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Investing In A Pharmaceutical Company

06/29/16 12:59:11 PM
by Koos van der Merwe

Investing in a pharmaceutical company can be risky, but also extremely profitable.

Security:   ALLE
Position:   Sell

A pharmaceutical company spends millions of dollars in their research looking for new products that will be a best seller. They then test the drug they have developed hoping that it will pass FDA (Food and Drug Administration) approval, and recoup their expenses plus a small profit. Many years ago, Pfizer Laboratories developed a product to lower blood pressure. A side effect of that product when marketed came to their attention. They withdrew the product from the market, repacked the drug and renamed it VIAGRA, and the product became a bestseller. That is the risk a drug manufacturer takes, and it is very seldom that a product as good a seller as VIAGRA is discovered.

To reduces taxes being paid in the USA, Pfizer Laboratories looked to purchase Allergan Laboratories. In that so-called inversion deal, Pfizer would have moved its headquarters to Dublin, Ireland, where Allergan is based. The deal, however, fell through after the US Government effectively blocked the deal. Allergan then started looking to sell its generic business to TEVA Pharmaceutical Industries.

On Tuesday, Carl Icahn announced that he had acquired a "large position" in Allergan. So, with so many interested in owning Allergan, are the shares worth a buy?

Figure 1. Weekly chart of Allergan.
Graphic provided by: Omnitrader.
The chart in Figure 1 is an Omnitrader weekly chart showing that the share price of Allergan suggested a buy in February 2016, when the share price was $57.50. The buy signal on the Vote line was given based on the Stochastic RSI Strategy shown in green below the Vote line. The share is presently trading at $67.69 and the RSI indicator, however, is suggesting that a sell signal could soon be given.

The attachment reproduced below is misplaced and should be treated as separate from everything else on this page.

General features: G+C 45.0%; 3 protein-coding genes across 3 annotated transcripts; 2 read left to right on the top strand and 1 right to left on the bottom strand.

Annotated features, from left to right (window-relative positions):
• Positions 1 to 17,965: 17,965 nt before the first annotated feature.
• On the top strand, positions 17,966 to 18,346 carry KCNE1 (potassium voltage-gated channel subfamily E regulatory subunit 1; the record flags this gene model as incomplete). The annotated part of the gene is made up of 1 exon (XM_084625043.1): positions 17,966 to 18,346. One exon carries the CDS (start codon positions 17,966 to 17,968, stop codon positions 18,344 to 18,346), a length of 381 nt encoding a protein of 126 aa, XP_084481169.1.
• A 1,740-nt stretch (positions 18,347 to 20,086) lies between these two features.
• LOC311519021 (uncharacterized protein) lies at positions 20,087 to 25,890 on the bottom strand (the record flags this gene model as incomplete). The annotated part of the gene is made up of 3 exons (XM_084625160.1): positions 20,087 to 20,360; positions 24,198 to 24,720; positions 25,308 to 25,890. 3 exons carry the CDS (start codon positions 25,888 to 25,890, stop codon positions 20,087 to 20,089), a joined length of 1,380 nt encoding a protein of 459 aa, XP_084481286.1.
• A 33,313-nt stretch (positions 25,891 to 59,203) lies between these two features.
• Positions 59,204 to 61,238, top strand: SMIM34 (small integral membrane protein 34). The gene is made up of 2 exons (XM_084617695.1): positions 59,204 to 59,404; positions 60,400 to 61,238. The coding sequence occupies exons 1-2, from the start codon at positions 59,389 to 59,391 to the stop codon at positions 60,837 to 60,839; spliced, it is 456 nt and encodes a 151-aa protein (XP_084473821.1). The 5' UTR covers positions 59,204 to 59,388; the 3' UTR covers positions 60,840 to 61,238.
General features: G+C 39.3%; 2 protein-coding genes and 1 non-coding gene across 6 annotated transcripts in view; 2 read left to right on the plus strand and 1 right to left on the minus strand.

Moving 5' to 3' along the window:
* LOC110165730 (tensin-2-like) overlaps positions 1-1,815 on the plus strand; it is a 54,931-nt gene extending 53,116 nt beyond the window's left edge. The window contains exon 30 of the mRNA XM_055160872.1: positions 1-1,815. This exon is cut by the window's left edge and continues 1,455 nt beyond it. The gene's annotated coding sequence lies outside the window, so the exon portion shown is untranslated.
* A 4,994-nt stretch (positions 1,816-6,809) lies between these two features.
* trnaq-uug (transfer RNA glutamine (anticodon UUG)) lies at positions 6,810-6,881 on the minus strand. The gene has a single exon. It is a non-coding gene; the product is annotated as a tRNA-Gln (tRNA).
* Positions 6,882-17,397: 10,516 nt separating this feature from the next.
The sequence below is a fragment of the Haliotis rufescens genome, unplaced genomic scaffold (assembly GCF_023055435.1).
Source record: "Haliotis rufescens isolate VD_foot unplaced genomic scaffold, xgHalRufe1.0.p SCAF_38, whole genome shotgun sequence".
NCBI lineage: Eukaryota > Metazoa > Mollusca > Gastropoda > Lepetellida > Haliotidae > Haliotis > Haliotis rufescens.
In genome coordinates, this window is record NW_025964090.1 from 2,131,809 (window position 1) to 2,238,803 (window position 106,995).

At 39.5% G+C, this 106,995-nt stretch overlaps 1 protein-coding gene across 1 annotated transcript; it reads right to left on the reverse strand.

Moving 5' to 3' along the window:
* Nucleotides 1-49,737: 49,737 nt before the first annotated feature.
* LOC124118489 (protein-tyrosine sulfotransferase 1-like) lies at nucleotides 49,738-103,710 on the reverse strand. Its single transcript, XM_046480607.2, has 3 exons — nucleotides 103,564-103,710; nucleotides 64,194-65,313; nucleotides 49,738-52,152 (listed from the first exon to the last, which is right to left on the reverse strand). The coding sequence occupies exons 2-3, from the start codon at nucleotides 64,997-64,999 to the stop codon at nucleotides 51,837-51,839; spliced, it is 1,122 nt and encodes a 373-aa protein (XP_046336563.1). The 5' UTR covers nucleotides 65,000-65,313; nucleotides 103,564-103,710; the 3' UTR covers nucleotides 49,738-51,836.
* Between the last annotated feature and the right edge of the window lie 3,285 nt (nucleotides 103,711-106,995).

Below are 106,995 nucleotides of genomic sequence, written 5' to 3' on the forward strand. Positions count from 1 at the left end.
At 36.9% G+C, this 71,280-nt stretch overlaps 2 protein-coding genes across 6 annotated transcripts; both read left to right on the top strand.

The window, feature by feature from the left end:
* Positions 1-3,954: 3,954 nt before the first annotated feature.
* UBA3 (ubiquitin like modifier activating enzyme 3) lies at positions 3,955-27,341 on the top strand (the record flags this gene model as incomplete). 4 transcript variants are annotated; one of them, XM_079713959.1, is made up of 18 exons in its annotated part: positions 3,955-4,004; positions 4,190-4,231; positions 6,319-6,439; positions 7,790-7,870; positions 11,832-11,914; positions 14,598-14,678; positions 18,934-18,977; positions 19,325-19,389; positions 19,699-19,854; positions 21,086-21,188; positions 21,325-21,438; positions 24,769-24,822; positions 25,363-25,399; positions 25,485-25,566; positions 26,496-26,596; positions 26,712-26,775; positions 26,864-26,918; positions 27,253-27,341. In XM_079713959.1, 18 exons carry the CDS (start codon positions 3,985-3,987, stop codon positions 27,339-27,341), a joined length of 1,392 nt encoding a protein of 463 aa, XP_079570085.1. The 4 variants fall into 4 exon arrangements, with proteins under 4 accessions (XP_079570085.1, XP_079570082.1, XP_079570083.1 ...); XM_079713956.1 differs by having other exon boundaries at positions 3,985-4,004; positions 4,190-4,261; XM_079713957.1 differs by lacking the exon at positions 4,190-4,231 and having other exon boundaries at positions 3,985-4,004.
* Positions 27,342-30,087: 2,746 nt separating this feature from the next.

Figure 2. Daily chart of Allergan.
Graphic provided by: AdvancedGET.
The chart in Figure 2 is a daily chart with an Elliott wave count suggesting that a WAVE 5 has been completed. The share price should now fall to somewhere between $66.19 and $63.06, the 4th wave of lesser degree. The RSI indicator gave a sell signal on June 9th. Traders could sell now. Investors, however, could wait for the share price to fall below the JM Internal bottom band. The JM Internal Band is a 15 period simple moving average offset by 2% positive and 2% negative. A move above the upper band suggests a buy and a move below the lower band, a sell.

With the billionaire activist investor, Carl Icahn, buying a position in Allergan, and with the pharmaceutical company Pfizer having looked at the company in the past as a way to save paying taxes in the USA, this is a share that should be placed on one's watch list, for a long term buy and hold when the timing is right.

Koos van der Merwe

Has been a technical analyst since 1969, and has worked as a futures and options trader with First Financial Futures in Johannesburg, South Africa.

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